Volume 19 • Issue 3 | May 2 - 8, 2006

Downtown Express photos by Jefferson Siegel

P.S. 124 fifth graders got “a little bit louder” in the aisles while performing “Shout” as part of their version of “A Midsummer Night’s Dream” Friday.

Chinatown dancers add a little funk to Shakespeare

An unusual performance of Shakespeare’s “A Midsummer Night’s Dream” was held last Friday at P.S.124 in Chinatown. And it was obvious to the delighted children filling the school’s auditorium that this was not your father’s Shakespeare.

Over 100 fifth graders bright blue, yellow, orange and green tee-shirts, filled the stage and both aisles for the very modern interpretation of the Bard’s classic. Different classes represented different portions of the play, including Greek gods and goddesses, trees of the forest and love and betrayal.

“The Ultimate Shakespearience” was the year-end celebration of the National Dance Institute, a not-for-profit organization founded in 1976 by the world-renowned, New York City Ballet dancer Jacques D’Amboise to bring dance education programs to city schools.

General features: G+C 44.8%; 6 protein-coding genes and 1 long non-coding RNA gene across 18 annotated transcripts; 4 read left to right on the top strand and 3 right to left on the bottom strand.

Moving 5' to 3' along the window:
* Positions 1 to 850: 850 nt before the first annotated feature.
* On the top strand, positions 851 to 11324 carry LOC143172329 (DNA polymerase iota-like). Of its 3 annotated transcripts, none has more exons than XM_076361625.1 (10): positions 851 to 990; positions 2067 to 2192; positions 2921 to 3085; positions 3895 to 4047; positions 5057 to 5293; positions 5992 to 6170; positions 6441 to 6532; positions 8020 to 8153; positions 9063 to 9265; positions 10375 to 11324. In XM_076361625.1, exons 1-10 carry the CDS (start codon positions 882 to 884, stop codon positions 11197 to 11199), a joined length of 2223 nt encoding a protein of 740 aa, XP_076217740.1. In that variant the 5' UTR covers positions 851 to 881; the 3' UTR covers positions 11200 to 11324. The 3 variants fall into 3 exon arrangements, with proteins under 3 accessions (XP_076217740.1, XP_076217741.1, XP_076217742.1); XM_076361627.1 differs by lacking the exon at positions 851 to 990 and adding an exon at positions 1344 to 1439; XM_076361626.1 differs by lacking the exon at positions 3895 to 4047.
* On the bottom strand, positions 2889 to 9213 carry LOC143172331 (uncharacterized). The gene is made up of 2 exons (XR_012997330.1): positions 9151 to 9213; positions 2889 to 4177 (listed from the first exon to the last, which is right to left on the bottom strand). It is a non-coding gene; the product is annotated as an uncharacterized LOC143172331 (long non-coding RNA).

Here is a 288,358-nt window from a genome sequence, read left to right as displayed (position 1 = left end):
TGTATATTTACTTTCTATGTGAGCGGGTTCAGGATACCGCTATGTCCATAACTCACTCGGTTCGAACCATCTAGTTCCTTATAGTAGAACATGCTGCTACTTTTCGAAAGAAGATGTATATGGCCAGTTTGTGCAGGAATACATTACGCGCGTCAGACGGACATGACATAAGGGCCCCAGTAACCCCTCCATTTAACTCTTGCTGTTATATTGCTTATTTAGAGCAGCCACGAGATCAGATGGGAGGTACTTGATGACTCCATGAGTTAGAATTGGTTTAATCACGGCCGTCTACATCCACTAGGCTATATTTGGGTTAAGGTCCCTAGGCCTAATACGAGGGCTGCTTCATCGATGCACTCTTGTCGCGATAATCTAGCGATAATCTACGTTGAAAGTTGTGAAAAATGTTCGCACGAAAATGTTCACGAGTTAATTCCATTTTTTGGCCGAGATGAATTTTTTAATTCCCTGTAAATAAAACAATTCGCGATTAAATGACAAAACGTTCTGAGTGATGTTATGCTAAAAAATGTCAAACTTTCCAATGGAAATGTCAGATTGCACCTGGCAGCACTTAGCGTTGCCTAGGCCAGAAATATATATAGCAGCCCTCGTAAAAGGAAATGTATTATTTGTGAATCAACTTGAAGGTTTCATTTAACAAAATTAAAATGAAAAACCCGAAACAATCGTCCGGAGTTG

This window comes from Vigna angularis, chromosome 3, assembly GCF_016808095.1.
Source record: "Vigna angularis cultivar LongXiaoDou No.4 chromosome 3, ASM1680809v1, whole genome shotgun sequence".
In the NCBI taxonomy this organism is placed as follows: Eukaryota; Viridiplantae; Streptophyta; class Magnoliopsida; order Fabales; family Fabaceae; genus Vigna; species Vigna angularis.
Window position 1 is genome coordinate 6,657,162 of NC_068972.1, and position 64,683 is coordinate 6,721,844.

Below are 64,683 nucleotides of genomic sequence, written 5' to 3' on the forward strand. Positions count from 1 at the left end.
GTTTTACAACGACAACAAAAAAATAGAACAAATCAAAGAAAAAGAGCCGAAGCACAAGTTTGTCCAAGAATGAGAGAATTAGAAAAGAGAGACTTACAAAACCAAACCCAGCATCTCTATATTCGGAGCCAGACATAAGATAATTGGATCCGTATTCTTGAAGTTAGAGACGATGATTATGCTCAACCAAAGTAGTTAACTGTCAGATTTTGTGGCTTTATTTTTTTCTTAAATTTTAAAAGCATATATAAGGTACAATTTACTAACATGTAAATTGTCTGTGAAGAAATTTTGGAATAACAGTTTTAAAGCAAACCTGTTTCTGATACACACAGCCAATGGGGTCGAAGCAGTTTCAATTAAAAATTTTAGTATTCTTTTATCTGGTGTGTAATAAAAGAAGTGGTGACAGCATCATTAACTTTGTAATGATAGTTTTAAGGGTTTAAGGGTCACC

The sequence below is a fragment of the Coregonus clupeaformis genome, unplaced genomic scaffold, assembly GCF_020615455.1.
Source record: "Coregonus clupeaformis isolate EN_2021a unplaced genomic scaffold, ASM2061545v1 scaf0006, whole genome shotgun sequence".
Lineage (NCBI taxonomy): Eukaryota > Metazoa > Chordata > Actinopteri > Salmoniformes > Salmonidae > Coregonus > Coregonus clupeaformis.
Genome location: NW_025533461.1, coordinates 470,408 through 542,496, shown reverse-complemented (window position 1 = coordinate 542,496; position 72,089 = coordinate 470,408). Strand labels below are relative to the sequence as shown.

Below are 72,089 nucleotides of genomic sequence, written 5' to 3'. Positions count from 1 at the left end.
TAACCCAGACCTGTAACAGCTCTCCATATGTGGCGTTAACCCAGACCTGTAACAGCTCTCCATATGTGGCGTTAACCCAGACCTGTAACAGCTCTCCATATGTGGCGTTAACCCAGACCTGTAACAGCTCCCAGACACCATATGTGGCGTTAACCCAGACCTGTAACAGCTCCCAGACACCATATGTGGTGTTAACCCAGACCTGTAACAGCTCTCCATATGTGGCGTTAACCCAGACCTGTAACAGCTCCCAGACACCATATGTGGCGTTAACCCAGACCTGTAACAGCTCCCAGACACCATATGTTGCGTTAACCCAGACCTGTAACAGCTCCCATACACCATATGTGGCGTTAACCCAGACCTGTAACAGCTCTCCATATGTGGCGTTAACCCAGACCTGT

An actor playing Shakespeare, center, introduced “The Ultimate Shakespearience” to the audience.

The first dance, a fight scene between lovers Hernia and Lysander, was performed to the tune of Aretha Franklin’s “Respect.” When Puck took the stage to spread love dust, the character of Shakespeare sang a rocking version of “Love Potion Number 9.” And, when the lovers briefly part, the children in the aisles sang “Let’s Call The Whole Thing Off.”

Gina Carlette, an N.D.I. teacher and choreographer, said the students have participated the entire school year. “We started the early steps in October,” she said, and each class was held once a week since then.

—Jefferson Siegel


Home

Downtown Express is published by
Community Media LLC.
Downtown Express | 487 Greenwich St., Suite 6A | New York, NY 10013

Phone: 212.242.6162 | Fax: 212.229.2970
Email: news@downtownexpress.com


Written permission of the publisher
must be obtainedbefore any of the contents
of this newspaper, in whole or in part,
can be reproduced or redistributed.